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When you think of a vivid personal memory, you don’t merely recall the bare facts of what happened – you remember additional details like the emotions you felt, perhaps where you were standing when things unfolded, scents and sounds in the air.

Peggy St. Jacques

Peggy St. Jacques

“Memories play such a key component in shaping who we are,” said Peggy St. Jacques, a psychology researcher in the University of Alberta’s Faculty of Science.

Autobiographical memories, also known as real-world memories from one’s past, are formed in a complex fashion, which is what makes them so challenging to study. In addition to knowing an event itself, these memories include components like visual perspective and spatial context. To be fully understood, they need to be examined in an immersive environment.

Memories are studied through functional neuroimaging such as fMRI scans, but this technology has offered limited insight into real-world memories because it doesn’t allow a person’s brain to be placed in that same immersive environment. St. Jacques’s research is changing that.

Using extended reality technologies like 360-degree 3D video cameras and MRI-compatible binocular headsets allows individuals whose brains are being scanned to essentially be plunged into the real world, said St. Jacques, one of 118 exceptional early-career researchers across the U.S. and Canada who were named Sloan Research Fellows this week.

“Although we know a lot about how the brain remembers real-world memories, understanding how the brain supports how we initially form real-world memories has been elusive,” said St. Jacques, who also holds the Canada Research Chair in Cognitive Neuroscience of Memory and is a member of the Neuroscience and Mental Health Institute at the U of A.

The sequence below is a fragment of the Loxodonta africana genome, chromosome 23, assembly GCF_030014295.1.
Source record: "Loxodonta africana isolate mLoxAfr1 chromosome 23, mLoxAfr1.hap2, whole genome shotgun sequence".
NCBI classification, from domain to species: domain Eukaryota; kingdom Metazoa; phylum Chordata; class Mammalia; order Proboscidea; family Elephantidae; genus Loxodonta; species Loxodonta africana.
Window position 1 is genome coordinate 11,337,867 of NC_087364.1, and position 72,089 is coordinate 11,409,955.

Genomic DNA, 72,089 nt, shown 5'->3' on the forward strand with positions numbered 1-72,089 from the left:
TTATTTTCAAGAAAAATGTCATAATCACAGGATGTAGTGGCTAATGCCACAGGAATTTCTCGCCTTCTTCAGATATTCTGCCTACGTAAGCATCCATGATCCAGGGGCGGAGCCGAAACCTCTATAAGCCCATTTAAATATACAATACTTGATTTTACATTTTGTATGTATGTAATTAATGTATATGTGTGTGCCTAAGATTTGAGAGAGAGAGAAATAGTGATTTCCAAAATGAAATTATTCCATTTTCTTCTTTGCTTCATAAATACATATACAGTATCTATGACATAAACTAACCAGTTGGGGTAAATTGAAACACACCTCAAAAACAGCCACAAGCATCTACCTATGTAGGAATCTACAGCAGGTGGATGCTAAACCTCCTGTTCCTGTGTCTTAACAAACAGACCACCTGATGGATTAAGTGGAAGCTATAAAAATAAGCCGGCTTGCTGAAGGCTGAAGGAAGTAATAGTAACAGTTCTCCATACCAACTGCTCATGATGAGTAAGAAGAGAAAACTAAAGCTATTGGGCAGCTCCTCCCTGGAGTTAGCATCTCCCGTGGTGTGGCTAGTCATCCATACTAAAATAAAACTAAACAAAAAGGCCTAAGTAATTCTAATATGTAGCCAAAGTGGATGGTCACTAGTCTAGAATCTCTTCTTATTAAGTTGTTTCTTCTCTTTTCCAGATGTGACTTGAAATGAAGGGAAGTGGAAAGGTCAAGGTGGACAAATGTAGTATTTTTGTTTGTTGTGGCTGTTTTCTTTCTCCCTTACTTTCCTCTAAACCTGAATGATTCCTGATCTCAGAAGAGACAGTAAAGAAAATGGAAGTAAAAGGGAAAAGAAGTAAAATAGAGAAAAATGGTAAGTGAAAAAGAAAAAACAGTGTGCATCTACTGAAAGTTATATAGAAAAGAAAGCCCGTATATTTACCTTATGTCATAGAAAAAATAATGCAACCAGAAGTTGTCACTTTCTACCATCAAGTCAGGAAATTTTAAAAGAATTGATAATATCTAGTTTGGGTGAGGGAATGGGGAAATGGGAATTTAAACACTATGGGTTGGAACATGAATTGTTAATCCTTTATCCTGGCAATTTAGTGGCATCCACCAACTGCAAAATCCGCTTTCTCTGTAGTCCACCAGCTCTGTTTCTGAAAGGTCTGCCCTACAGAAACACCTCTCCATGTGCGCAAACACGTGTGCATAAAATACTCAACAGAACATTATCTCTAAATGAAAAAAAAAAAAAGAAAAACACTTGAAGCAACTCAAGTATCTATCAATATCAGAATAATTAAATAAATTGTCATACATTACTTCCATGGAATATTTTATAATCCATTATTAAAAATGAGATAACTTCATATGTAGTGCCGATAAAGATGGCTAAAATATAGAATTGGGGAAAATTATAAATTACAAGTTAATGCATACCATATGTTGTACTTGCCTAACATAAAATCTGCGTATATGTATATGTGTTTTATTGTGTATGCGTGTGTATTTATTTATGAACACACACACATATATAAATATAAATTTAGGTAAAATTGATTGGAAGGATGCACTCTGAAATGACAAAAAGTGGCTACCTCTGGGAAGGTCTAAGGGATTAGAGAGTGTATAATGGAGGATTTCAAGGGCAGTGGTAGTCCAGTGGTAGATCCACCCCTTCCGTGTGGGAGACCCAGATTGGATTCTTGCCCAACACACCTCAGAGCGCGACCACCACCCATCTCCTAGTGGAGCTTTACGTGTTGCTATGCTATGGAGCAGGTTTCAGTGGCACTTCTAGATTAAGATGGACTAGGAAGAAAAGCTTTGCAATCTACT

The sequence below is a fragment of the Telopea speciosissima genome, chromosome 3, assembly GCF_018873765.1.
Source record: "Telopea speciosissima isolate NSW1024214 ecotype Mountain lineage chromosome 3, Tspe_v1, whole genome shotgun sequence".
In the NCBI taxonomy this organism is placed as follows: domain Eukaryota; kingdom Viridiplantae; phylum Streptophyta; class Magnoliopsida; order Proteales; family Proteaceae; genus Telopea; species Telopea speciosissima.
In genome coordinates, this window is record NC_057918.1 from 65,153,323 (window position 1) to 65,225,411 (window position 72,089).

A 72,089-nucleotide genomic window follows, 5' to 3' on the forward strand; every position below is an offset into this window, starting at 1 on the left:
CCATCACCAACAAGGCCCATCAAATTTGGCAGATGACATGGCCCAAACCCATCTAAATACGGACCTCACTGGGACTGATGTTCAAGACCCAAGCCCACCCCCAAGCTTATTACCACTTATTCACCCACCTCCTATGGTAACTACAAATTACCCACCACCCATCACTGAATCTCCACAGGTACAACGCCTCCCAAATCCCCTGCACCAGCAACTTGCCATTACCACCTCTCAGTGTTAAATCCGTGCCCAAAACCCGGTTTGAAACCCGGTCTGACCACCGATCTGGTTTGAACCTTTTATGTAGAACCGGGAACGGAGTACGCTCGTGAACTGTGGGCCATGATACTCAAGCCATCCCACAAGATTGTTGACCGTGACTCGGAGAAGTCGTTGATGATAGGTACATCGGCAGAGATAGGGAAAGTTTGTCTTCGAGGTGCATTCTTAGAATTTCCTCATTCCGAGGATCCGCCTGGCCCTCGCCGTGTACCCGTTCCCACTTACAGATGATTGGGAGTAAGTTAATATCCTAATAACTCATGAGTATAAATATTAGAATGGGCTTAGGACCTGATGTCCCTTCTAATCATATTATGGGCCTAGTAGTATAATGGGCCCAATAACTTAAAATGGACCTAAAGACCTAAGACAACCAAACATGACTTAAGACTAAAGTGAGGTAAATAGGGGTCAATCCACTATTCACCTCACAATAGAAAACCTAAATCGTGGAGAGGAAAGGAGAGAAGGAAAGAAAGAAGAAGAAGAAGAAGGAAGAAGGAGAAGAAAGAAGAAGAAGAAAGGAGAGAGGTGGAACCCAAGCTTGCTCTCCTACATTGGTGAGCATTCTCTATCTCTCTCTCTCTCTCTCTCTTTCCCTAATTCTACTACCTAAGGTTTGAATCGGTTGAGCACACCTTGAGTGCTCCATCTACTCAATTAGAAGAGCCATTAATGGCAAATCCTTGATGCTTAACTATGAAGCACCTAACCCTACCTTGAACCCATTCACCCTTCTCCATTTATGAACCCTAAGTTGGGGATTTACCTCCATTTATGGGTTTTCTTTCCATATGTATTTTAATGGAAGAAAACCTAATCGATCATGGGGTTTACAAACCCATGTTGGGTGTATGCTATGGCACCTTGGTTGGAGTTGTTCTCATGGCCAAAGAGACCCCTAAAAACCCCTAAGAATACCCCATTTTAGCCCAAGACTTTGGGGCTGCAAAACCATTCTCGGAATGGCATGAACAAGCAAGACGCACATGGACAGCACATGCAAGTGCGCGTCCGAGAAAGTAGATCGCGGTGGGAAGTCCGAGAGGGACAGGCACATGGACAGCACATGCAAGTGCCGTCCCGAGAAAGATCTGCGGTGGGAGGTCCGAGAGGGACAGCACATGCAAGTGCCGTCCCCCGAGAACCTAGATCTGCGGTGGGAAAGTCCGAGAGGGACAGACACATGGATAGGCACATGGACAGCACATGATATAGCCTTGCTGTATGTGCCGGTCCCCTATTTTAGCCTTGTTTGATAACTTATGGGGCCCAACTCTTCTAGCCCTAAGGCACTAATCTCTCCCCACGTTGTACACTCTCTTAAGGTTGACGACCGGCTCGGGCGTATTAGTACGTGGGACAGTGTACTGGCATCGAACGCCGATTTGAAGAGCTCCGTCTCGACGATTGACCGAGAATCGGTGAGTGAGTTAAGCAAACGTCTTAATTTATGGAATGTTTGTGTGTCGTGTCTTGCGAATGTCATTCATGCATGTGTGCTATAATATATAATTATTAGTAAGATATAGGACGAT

As she explained, participants in St. Jacques’s Memory for Events Lab can don virtual reality headsets while within an MRI scanner so that when the scan is being taken, they’re experiencing an immersive, 360-degree 3D video of the event.

“While participants are doing that, they’re forming memories for those experiences,” she said.

Once they exit the MRI scanner, participants can be questioned about what they recall from the experience, providing valuable insight into what’s going on in the brain during the complex process of real-world memory formation.

“We are understanding for the first time how the brain forms real-world memories. We’ve never been able to do that before.”

A thorough understanding of how these real-world memories are formed and how the brain supports them is critical in understanding disorders that affect our memories.

“Tackling this big question of how the brain creates real-world memories has the potential to not only radically change how we understand memory, but it could lead to new insights in impairments and treatments of Alzheimer’s disease and PTSD.”

The Sloan Research Fellowships are two-year, $75,000 awards given out each year by the Alfred P. Sloan Foundation to recognize distinguished performance by researchers considered to be the next generation of leaders in their fields. Fifty-one previous fellows have gone on to win a Nobel Prize.

| By Adrianna MacPherson

Adrianna is a reporter with the University of Alberta’s Folio online magazine. The University of Alberta is a Troy Media Editorial Content Provider Partner.

The opinions expressed by our columnists and contributors are theirs alone and do not inherently or expressly reflect the views of our publication.

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